Presentation to the Symposium: ‘Wellbeing’, Budget Responsibility Rules, and the Public Finance Act (15 April, 2019, Victoria University of Wellington) 
Macroeconomic analysis, research, policy and forecasting is based upon two major data bases. One, provided by Statistics New Zealand, is centred on the National Accounts, but there are many additional elements. The other, which this paper focuses on, is the Crown Accounts, the financial statements of the New Zealand Government.
The Crown Accounts are a part of the system which enables parliament to the government’s financial activities to account, a constitutional imperative that goes back to the seventeenth century, or earlier. The accounts are regulated by the Public Finance Act 1989. They are not designed for macroeconomic purposes.
One of the most robust and significant laws in public policy analysis is Gilling’s Law which states the way you score the game shapes the way the game is played. The relevance here is that the Crown Accounts are scored for one purpose but they also shape the macroeconomic debate and management of the government. (Space precludes saying much about their role in wellbeing which may be the central role of government; it was outside my remit.)
This paper argues that the shaping is not always helpful. It accepts that while the Crown Accounts fulfil some purposes they are not entirely fit for their constitutional purpose of holding the government to account. However the main focus here is that the scoring also distorts macroeconomic policy.
It is apposite to begin with Gilling’s Law since Don Gilling was on the 1982 Public Sector Accounting Committee (chaired by Jeff Chapman) which formulated the accounting system which is enacted in the Public Finance Act. Previously, the principles underpinning the public finances were neither systematic nor comprehensive, so that in the past the government could manipulate its financial activities at the expense of parliamentary scrutiny. After 1989 there was a rigorous framework specified in legislation with principles set independently by the accumulated wisdom of the accounting profession.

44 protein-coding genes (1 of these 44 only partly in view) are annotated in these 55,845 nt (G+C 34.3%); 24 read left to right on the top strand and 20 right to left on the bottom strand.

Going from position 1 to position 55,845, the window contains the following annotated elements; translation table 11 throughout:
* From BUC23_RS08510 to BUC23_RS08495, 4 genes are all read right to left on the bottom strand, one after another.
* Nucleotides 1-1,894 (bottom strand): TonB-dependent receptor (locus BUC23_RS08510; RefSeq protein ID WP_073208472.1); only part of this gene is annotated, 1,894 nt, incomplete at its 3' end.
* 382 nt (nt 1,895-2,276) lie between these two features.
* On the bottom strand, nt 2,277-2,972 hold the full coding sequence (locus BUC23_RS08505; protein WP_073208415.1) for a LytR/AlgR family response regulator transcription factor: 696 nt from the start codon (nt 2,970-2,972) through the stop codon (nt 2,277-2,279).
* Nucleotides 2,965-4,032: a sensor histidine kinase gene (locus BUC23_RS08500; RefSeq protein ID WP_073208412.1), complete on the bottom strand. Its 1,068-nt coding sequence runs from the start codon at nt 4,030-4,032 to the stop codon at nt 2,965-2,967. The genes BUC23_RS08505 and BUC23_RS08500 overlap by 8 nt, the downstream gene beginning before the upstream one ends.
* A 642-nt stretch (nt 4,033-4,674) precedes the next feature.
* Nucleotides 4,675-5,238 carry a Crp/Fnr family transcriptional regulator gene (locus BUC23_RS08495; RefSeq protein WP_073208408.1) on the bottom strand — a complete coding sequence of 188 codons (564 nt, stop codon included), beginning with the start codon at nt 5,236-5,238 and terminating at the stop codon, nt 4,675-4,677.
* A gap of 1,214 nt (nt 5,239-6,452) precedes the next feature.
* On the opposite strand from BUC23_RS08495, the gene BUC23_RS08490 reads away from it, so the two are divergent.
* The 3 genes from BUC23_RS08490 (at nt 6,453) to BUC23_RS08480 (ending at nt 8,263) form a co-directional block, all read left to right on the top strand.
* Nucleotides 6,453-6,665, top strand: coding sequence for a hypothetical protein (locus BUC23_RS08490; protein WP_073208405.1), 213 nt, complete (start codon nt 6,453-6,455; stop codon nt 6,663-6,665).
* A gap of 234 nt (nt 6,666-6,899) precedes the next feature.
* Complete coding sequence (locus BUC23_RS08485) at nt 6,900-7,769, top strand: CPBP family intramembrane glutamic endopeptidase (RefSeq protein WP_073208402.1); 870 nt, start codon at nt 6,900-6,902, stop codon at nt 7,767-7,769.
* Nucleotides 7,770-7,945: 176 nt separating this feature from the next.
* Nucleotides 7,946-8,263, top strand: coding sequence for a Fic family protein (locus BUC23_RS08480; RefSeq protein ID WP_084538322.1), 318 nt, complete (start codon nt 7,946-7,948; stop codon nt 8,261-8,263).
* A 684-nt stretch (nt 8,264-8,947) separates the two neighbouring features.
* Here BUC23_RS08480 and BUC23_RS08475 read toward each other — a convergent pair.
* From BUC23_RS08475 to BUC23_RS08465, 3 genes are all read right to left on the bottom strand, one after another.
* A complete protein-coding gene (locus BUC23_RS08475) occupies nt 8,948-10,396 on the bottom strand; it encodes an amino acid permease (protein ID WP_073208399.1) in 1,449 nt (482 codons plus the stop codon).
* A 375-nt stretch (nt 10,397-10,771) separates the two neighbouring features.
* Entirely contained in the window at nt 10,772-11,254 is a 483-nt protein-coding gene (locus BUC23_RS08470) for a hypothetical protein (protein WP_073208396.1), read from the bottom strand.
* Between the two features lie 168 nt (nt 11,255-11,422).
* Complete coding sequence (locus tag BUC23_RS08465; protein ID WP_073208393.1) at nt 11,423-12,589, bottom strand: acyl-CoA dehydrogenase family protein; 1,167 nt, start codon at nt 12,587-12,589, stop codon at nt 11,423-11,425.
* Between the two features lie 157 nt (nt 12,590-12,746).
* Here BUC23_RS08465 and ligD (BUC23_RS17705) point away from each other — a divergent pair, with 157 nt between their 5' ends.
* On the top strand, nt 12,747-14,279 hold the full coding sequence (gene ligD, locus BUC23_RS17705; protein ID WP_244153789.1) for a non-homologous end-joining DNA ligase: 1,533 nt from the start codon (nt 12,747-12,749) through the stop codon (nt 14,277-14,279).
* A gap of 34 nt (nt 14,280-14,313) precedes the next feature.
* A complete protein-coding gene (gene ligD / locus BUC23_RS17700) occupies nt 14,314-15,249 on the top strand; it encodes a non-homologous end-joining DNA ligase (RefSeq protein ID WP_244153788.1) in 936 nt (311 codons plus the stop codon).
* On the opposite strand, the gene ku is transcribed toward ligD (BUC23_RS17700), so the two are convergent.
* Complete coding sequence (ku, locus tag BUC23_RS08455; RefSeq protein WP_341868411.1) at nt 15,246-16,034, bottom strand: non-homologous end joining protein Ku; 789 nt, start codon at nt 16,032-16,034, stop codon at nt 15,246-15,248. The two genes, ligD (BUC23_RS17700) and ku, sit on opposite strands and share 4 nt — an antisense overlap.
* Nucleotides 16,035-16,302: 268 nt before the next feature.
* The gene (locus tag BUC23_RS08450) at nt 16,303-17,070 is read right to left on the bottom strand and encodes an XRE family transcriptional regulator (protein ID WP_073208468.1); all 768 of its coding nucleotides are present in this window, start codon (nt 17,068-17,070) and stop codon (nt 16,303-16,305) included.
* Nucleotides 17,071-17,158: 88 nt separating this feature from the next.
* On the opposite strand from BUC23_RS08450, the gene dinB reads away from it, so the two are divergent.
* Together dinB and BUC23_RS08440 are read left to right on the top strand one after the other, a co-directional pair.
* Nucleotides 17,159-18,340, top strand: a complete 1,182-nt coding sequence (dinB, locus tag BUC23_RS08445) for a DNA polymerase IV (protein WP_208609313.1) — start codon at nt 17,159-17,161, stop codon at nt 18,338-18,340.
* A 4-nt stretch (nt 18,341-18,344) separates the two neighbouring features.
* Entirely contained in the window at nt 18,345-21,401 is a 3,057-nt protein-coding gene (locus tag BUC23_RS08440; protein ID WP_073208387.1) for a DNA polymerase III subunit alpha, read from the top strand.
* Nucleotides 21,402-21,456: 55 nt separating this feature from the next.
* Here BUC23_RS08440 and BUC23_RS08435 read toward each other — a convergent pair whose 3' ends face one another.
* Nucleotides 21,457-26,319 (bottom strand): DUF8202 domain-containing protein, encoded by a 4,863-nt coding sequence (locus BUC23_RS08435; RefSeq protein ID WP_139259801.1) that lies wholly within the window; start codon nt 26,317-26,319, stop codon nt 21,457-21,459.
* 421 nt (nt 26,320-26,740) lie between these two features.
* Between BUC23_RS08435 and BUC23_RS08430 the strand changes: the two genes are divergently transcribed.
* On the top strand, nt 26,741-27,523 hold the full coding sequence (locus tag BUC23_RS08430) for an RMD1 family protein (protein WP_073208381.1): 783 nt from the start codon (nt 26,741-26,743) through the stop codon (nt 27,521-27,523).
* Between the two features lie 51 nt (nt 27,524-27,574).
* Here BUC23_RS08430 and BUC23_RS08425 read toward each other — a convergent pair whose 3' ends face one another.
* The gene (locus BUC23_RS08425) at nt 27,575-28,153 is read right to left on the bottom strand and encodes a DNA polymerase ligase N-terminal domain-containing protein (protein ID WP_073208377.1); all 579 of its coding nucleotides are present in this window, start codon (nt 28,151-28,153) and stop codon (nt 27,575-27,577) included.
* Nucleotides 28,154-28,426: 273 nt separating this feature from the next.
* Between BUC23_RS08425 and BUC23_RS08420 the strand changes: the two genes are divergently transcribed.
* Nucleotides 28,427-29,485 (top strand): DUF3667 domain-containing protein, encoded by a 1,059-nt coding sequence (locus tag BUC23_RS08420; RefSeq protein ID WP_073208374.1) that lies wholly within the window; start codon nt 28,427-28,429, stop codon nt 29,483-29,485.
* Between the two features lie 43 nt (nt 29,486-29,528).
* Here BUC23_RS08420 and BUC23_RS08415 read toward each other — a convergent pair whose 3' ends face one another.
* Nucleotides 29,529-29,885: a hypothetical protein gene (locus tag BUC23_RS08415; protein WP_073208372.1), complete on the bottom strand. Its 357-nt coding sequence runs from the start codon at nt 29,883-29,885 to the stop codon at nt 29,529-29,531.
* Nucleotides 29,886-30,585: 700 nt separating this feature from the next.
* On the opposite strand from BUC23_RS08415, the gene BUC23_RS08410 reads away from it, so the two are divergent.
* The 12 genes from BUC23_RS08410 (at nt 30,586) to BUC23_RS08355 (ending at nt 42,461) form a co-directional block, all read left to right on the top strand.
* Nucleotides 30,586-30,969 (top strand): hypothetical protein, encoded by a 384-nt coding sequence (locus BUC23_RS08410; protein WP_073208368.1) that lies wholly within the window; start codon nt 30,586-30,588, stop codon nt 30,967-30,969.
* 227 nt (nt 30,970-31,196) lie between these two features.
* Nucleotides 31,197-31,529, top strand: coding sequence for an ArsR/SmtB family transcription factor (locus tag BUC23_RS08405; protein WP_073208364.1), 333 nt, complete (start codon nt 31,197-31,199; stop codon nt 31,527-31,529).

Generally Accepted Accounting Practices (GAAP) come largely from the profession’s experiences with the business sector. The result is that business practices, conventions and needs largely underpin the accounting principles set out in the Public Finance Act. That explains, for instance, why the Crown Accounts do not include among the reported assets the single largest and most influential asset any government has – the sovereign power to tax. Businesses do not have this power; it was omitted.
I do not have any practical problem with the omission of the sovereign right to tax from the asset list – in any case it would be difficult to measure. However, as Gilling’s Law reminds us, that the Crown Accounts are scored by business principles warns us that we can easily lapse into thinking about the government as a business. 
The neoliberal mood of the 1980s was comfortable with the business approach but a government is no ordinary business. It is huge, which may be one of the reasons the neoliberals wanted to reduce it in size and scope.
More fundamentally, a government does not have a bottom line – of profit – in the way a business has. Its objectives are numerous and inchoate, rather like those of a household actually. Indeed one might see the current policy shift towards a ‘wellbeing’ budget as reflecting a change from a government-as-a-business approach to a government-as-a-household one.
However, a kind of business-oriented ‘bottom line’ was sneaked into the public accounts. Among all the myriads of measures explicitly and implicitly in the Crown Accounts the current Public Finance Act makes particular reference to debt levels. In particular, Section 26 G which is derived from the 1994 Fiscal Responsibility Act states that:
The Government must pursue its policy objectives in accordance with the following principles (the principles of responsible fiscal management):
(a) reducing total debt to prudent levels so as to provide a buffer against factors that may impact adversely on the level of total debt in the future by ensuring that, until those levels have been achieved, total operating expenses in each financial year are less than total operating revenues in the same financial year; and
(b) once prudent levels of total debt have been achieved, maintaining those levels by ensuring that, on average, over a reasonable period of time, total operating expenses do not exceed total operating revenues;
I am not going to give a detailed analysis of the clause – merely observing here that there are some logical oddities but that the undefined term, prudent, enables a government to ignore them.